Quantcast
Get breaking news alerts via email

Click here to manage your alerts
Ex-Penn State president charged in Sandusky sex abuse scandal



< Previous Page


Another Schultz assistant took the file from his office at the time of Schultz’s arrest, made a copy and gave the file to him, the grand jury said. Kelly said it was eventually obtained by the grand jury.

A large section of the presentment concerns Spanier’s concealing details about the investigation from the Penn State board of trustees after his grand jury testimony last year. At a May 2011 trustees meeting, he was asked by the board about the matter and did not tell them it involved the school and Sandusky, the jury said.

Join the Discussion
Post a Comment

"Spanier specifically informed the board that the investigation had nothing to do with Penn State and that the investigation was regarding a child in Clinton County without affiliation with Penn State," the jury wrote. "Spanier also told the board that he could say little more about the matter" because of grand jury secrecy.

The three men’s actions were criticized in a report commissioned by Penn State and issued over the summer by former FBI Director Louis Freeh. That report concluded Spanier, Curley, Schultz and then-coach Joe Paterno concealed Sandusky’s activities because they were worried about bad publicity.

Kelly sidestepped the question when asked if Paterno, who died of lung cancer in January, would have faced charges were he alive. Paterno had said he knew nothing of the 1998 complaint, but email traffic indicates he was in the loop.

"Mr. Paterno is deceased," she said. "The defendants who have been charged in this case are Curley, Schultz and Spanier, and I’m not going to speculate or comment on Mr. Paterno’s relationship to this investigation."

State Police Commissioner Frank Noonan said he was not backing off his assertion last year that Paterno had a moral obligation, if not a legal one, to tell police what he knew.

"What he did, what he didn’t do, Joe Paterno, you guys can decide," Noonan told reporters. "Most of this stuff is in the presentment. But that’s not the point here. The point is, we have the president, the athletic director, I mean the actual top people and that’s who we have charged."

Freeh’s investigators uncovered emails in which the administrators discussed the 1998 complaint, including a May 5 email from Curley to Schultz and Spanier, with "Joe Paterno" in the subject line. It read: "I have touched bases with the coach. Keep us posted. Thanks."

Spanier told Freeh’s team that he believed in 2001 that the encounter witnessed by graduate assistant Mike McQueary amounted to "horseplay," although an email sent by him to Curley at that time reflected a much more somber tone.


story continues below
story continues below

In that email, Spanier was reacting to a proposal by Curley in which they would not report Sandusky to authorities but instead tell him he needed help and that he could no longer bring children into Penn State facilities.

"The only downside for us is if the message isn’t ‘heard’ and acted upon, and we then become vulnerable for not having reported it," Spanier wrote in 2001. "The approach you outline is humane and a reasonable way to proceed."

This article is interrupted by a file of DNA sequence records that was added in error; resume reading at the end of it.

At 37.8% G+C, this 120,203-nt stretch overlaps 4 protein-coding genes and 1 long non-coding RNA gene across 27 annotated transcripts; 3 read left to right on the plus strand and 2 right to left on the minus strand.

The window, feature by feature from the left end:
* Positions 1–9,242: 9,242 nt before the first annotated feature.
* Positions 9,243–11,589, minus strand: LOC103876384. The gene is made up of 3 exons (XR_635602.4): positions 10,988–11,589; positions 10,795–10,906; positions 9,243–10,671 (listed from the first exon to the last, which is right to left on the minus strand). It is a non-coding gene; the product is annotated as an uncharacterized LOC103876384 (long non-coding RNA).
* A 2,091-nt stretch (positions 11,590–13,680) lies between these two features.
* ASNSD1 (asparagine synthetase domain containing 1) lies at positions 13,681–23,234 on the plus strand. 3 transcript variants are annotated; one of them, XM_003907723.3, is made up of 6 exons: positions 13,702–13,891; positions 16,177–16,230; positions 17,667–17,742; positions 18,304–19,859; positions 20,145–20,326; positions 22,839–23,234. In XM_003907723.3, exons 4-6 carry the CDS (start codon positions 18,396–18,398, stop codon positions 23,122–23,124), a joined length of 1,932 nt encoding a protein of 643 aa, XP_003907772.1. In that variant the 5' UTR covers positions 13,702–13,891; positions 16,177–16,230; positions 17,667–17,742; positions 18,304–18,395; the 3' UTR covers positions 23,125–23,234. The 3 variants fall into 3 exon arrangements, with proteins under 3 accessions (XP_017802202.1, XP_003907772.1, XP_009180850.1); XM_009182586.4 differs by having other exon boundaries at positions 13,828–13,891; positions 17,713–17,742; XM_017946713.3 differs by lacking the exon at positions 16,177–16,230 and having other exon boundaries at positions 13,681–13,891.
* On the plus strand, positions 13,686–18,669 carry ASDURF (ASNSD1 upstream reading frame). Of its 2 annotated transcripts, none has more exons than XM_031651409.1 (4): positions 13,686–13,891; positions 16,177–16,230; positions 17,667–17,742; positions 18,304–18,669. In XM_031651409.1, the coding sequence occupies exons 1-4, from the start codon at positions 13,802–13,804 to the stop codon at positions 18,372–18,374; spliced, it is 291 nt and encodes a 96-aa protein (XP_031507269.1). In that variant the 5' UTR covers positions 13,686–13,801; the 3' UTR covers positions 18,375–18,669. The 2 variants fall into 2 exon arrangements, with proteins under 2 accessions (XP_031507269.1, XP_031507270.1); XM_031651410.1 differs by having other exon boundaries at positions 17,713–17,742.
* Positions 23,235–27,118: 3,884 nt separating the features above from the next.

Spanier’s lawyers have called the Freeh report a myth, and said he would have acted in 1998, 2001 or any time if he knew a predator like Sandusky was on campus.

In July, Spanier revealed in a letter to the board of trustees that he had been physically abused by his father as a child.

"It is unfathomable and illogical to think that a respected family sociologist and family therapist, someone who personally experienced massive and persistent abuse as a child, someone who devoted a significant portion of his career to the welfare of children and youth ... would have knowingly turned a blind eye to any report of child abuse or predatory sexual acts directed at children," Spanier wrote.

Associated Press writers Marc Levy in Harrisburg, Peter Jackson in Linglestown, and Maryclaire Dale and Randy Pennell in Philadelphia contributed to this report.



Copyright 2014 The Salt Lake Tribune. All rights reserved. This material may not be published, broadcast, rewritten or redistributed.

Top Reader Comments Read All Comments Post a Comment
Click here to read all comments   Click here to post a comment


About Reader Comments


Reader comments on sltrib.com are the opinions of the writer, not The Salt Lake Tribune. We will delete comments containing obscenities, personal attacks and inappropriate or offensive remarks. Flagrant or repeat violators will be banned. If you see an objectionable comment, please alert us by clicking the arrow on the upper right side of the comment and selecting "Flag comment as inappropriate". If you've recently registered with Disqus or aren't seeing your comments immediately, you may need to verify your email address. To do so, visit disqus.com/account.
See more about comments here.
Staying Connected
Videos
Jobs
Contests and Promotions
  • Search Obituaries
  • Place an Obituary

  • Search Cars
  • Search Homes
  • Search Jobs
  • Search Marketplace
  • Search Legal Notices

  • Other Services
  • Advertise With Us
  • Subscribe to the Newspaper
  • Login to the Electronic Edition
  • Frequently Asked Questions
  • Contact a newsroom staff member
  • Access the Trib Archives
  • Privacy Policy
  • Missing your paper? Need to place your paper on vacation hold? For this and any other subscription related needs, click here or call 801.204.6100.